There are also time indicators in the Rev. 11 account, (and also in the Rev. 9 account of the four angels being loosed), that all point an identifying finger at Ananus and Joshua as the two witnesses in question. You have already included above the excerpt from Josephus that describes the “prodigious storm” that broke out in the night during which the Idumeans broke into Jerusalem with the Zealots’ help (Rev. 11:13). This SAME HOUR of the storm and the earthquake is when the two witnesses were killed, which matches with Ananus and Joshua’s fate. The Zealots were exuberant that the Idumeans had taken out their two leading opponents that had been laboring against them in efforts to find a peaceful resolution to the Jewish/Roman conflict. They did not allow a burial for the bodies of Ananus and Joshua, just as Rev. 11:9 states for the two witnesses. (Wars 4.5.2 – 314-318)

    What pinpoints this event in time is the identity of the agent that contrives their deaths by using the Idumean forces. The agent behind the Idumean attack was the “beast that ascendeth out of the bottomless pit” (Rev. 11:7). There is only one other place in Revelation that uses this particular phrase (Rev. 17:8) and it refers to the scarlet colored wilderness beast who would go into destruction. It then stands to reason that the two witnesses’ deaths MUST have taken place BEFORE the scarlet, wilderness beast itself went into destruction. This eliminates a future-to-us fulfillment of the two witnesses, or any kind of ongoing fulfillment, such as proposed by the Historicist position.

    On this Scarlet Beast are the TEN HORNS, who you have accurately identified as the TEN GENERALS selected in Jerusalem after Cestius Gallus’ defeat. One of these ten horns was the leader of the Zealots – Eleazar ben Ananias – the former governor of the temple in AD 66 who was violently opposed to Roman authority, even though his father Ananias ben Nebedius was one of the moderates. Eleazar’s Zealot followers were in constant conflict with the moderate party, which was led by Ananus ben Ananus. This former high priest did his utmost to squash the radicals’ rebellious intentions. This was the “torment” experienced by the Zealots (Rev. 11:10), and was the reason they rejoiced once Ananus and Joshua were killed.

    During this period, there were essentially THREE FACTIONS in the city: Ananus and the moderates, the Zealots and their leaders, and John of Gischala lurking in the background with his followers, deceptively playing both ends against the middle for his own benefit. Once Ananus and his moderates were out of the picture, that reduced the factions by ONE THIRD. (Wars 4.7.1 – 395) After that, Josephus says, “So the sedition was divided into two parts and John reigned in opposition to his adversaries over one of them.”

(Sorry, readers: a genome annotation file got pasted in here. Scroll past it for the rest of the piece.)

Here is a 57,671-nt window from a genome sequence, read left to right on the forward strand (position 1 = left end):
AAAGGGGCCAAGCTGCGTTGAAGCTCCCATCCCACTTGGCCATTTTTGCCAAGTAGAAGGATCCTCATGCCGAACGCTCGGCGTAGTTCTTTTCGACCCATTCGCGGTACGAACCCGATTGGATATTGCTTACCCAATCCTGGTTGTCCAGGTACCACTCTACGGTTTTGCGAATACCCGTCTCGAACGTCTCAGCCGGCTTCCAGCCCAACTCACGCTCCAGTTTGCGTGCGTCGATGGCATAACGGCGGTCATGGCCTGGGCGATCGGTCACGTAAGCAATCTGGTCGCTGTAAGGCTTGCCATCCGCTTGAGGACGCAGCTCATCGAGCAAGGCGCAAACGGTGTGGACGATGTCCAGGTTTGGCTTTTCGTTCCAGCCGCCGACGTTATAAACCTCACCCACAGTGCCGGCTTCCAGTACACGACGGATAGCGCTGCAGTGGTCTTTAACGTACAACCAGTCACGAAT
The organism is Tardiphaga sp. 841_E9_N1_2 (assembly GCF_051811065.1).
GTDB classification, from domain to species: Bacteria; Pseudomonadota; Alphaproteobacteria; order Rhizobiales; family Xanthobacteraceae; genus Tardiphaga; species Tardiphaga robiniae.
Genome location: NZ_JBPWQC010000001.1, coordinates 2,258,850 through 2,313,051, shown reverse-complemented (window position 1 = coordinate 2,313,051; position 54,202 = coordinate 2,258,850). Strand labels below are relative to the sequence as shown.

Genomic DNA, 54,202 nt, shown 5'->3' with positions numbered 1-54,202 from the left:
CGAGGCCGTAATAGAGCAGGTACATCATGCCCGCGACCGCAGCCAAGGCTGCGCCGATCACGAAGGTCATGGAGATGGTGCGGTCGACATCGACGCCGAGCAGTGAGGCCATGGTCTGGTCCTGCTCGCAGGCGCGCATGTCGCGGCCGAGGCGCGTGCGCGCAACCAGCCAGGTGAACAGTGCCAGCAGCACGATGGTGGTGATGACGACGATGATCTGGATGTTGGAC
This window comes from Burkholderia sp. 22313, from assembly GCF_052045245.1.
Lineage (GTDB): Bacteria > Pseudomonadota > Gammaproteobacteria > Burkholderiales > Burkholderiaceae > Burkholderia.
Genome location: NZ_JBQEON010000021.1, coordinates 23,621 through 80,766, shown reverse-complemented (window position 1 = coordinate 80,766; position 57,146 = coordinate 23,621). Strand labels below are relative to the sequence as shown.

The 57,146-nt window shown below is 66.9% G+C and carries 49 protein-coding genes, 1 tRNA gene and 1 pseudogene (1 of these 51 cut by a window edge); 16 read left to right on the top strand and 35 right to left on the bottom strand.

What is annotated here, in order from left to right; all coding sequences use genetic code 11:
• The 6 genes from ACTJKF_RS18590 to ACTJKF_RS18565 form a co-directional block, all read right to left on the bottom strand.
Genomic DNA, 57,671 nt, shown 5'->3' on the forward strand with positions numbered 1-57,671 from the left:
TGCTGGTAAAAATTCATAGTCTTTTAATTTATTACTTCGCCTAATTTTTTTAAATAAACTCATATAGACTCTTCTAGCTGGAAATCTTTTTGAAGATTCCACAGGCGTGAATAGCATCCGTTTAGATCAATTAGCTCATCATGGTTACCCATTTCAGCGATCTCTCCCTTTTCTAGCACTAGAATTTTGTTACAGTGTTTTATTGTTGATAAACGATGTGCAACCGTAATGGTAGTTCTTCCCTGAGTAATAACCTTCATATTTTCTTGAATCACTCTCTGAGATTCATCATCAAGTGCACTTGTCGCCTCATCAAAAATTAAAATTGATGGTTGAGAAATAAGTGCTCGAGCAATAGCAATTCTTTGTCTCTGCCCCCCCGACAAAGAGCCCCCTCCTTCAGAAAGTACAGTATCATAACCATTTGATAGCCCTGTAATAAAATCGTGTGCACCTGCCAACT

Put a red flag beside this “one-third-being-eliminated” idea. With that idea in mind, go to Rev. 9:15 – Interlinear. The context is the beginning of the sixth trumpet / (second woe) which is still under discussion in Rev. 11. “And were loosed the FOUR ANGELS (or messengers) who had been prepared for the hour and day and month and year THAT THEY MIGHT KILL THE THIRD OF MEN.” I maintain that this “third of men” killed is Ananus’ party within Jerusalem that comprised one of the three factions existing at that time. In addition, I believe the four angels / messengers that were “loosed”, whose boundary extended no farther than the Euphrates (Rev. 9:14), were none other than the four Idumean commanders who responded immediately to the Zealots’ message requesting their assistance in fighting against Ananus in Jerusalem. John of Gischala had managed to deceive the Zealotes into believing that Ananus was going to surrender the city into Roman hands. The Zealots’ message to the Idumeans repeated this misinformation when they pleaded for assistance in countering this perceived threat.

    (Wars 4.4.2)
    “Now, these rulers were greatly surprised at the contents of the letter, and at what those that came with it further told them; whereupon they ran about the nation like madmen, and made proclamation that the people should come to war; so a multitude was suddenly got together, sooner indeed than the time appointed in the proclamation, and everybody caught up their arms, in order to maintain the liberty of their metropolis; and twenty thousand of them were put into battle array, and came to Jerusalem, under FOUR COMMANDERS, John, and Jacob the son of Sosas; and besides these were Simon, the son of Cathlas, and Phineas, the son of Clusothus.”